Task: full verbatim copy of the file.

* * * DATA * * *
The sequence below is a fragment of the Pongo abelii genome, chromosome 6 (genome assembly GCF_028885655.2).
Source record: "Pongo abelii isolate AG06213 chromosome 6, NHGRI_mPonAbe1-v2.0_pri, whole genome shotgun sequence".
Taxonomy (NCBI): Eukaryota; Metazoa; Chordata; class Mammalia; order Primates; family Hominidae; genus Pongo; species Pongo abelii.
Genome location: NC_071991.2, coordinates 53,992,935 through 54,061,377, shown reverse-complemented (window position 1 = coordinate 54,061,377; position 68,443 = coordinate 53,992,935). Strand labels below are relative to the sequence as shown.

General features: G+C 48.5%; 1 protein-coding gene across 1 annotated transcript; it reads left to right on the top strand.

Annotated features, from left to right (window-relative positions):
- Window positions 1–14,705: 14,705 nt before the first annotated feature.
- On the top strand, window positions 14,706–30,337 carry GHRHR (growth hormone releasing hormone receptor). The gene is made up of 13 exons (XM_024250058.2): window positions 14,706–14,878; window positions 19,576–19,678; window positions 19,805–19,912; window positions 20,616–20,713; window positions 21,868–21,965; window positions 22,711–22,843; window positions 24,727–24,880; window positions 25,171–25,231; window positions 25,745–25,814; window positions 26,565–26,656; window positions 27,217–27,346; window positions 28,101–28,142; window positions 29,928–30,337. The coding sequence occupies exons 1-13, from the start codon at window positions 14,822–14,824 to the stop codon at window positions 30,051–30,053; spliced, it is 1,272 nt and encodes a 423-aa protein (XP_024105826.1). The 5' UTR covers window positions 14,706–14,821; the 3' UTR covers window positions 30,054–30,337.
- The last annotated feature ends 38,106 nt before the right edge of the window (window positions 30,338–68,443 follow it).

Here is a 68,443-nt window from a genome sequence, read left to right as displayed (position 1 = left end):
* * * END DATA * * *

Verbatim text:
The sequence below is a fragment of the Pongo abelii genome, chromosome 6 (genome assembly GCF_028885655.2).
Source record: "Pongo abelii isolate AG06213 chromosome 6, NHGRI_mPonAbe1-v2.0_pri, whole genome shotgun sequence".
Taxonomy (NCBI): Eukaryota; Metazoa; Chordata; class Mammalia; order Primates; family Hominidae; genus Pongo; species Pongo abelii.
Genome location: NC_071991.2, coordinates 53,992,935 through 54,061,377, shown reverse-complemented (window position 1 = coordinate 54,061,377; position 68,443 = coordinate 53,992,935). Strand labels below are relative to the sequence as shown.

General features: G+C 48.5%; 1 protein-coding gene across 1 annotated transcript; it reads left to right on the top strand.

Annotated features, from left to right (window-relative positions):
- Window positions 1–14,705: 14,705 nt before the first annotated feature.
- On the top strand, window positions 14,706–30,337 carry GHRHR (growth hormone releasing hormone receptor). The gene is made up of 13 exons (XM_024250058.2): window positions 14,706–14,878; window positions 19,576–19,678; window positions 19,805–19,912; window positions 20,616–20,713; window positions 21,868–21,965; window positions 22,711–22,843; window positions 24,727–24,880; window positions 25,171–25,231; window positions 25,745–25,814; window positions 26,565–26,656; window positions 27,217–27,346; window positions 28,101–28,142; window positions 29,928–30,337. The coding sequence occupies exons 1-13, from the start codon at window positions 14,822–14,824 to the stop codon at window positions 30,051–30,053; spliced, it is 1,272 nt and encodes a 423-aa protein (XP_024105826.1). The 5' UTR covers window positions 14,706–14,821; the 3' UTR covers window positions 30,054–30,337.
- The last annotated feature ends 38,106 nt before the right edge of the window (window positions 30,338–68,443 follow it).

Here is a 68,443-nt window from a genome sequence, read left to right as displayed (position 1 = left end):